Contemporary Crisis and Dissent

How do artists respond to political oppression, conflict, and censorship? What is the relationship of art to vehicles of social change? How can oppositional and alternative voices be assembled? Brought together here, contemporary crises—whether political, economic, or environmental, and across divergent geographic contexts—offer ways to critically rethink and reassess international trends as well as local urgencies. Enhancing an understanding of the vast landscape of struggle around the globe, while invoking heterogenous discourses, this Theme offers different forms of knowing, frequently beyond, or in direct opposition to, narratives that are in the process of being constructed—or will be in the near future.

A storytelling institution immersed in the narratives of Russia’s history and contemporaneity

In an effort to consider the varied impacts of COVID-19—a virus with a global reach—post has interviewed curators and directors from vital museums and galleries around the world about how the pandemic has affected their ideas regarding programming, civic engagement, and the role of the institution. This interview is with Katerina Chuchalina.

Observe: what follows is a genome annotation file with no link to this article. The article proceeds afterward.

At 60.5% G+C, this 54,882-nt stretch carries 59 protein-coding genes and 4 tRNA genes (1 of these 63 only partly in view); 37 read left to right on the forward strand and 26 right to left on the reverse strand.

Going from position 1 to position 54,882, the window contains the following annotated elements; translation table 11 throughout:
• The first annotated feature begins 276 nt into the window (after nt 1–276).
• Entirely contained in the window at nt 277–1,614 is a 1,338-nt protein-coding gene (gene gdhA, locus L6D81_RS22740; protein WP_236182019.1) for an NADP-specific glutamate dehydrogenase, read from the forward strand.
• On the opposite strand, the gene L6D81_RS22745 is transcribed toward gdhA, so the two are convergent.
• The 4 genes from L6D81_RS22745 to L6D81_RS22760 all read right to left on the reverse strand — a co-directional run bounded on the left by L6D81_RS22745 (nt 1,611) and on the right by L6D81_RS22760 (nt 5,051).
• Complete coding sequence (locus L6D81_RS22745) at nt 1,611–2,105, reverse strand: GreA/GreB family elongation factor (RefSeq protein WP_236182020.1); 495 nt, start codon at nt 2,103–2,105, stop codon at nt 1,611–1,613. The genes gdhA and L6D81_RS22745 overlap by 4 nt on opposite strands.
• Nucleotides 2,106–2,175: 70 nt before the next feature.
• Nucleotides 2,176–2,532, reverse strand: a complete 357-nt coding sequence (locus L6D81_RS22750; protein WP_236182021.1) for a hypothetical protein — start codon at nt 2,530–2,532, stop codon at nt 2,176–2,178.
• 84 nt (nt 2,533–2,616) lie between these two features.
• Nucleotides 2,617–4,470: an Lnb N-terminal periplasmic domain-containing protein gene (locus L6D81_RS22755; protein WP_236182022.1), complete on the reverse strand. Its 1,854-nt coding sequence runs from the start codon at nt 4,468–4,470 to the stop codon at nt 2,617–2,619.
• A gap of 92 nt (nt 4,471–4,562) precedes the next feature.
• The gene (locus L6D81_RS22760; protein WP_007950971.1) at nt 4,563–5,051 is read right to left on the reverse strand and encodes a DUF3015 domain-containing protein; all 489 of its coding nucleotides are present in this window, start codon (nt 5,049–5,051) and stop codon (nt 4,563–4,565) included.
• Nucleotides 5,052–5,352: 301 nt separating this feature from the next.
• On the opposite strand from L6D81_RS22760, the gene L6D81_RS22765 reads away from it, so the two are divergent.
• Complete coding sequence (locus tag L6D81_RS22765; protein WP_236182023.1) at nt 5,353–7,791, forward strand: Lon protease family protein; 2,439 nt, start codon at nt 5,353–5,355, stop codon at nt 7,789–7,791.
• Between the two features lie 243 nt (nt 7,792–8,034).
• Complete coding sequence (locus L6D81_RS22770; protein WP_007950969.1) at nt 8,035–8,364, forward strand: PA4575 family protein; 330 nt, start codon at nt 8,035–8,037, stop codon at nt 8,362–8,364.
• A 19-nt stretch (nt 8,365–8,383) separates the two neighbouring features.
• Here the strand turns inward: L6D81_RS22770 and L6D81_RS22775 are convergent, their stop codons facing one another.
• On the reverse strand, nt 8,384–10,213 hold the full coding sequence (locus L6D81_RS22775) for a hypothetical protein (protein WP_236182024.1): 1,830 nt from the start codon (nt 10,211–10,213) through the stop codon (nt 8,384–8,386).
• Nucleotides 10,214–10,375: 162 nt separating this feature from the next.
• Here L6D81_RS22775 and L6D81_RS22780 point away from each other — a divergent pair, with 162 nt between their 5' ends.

Banana Craze: María José Argenzio and Oscar Figueroa Chaves on the Impact of the Banana Market in Ecuador and Costa Rica

Starting with an examination of the impact of the global banana market on Latin America, this text analyzes the work of María José Argenzio and Óscar Figueroa Chaves, two artists who expose how multinational corporations operating in Latin America have benefited from monoculture and extraction practices in the region.

Incommensurability and Untranslatability

The move to diversify art historical narratives is often accompanied by a search for commonalities. Instead addressing a need to acknowledge radical difference and untranslatability, each presenter in this panel approached the question of the incommensurable, interrogating tensions between a global approach and site-specific study.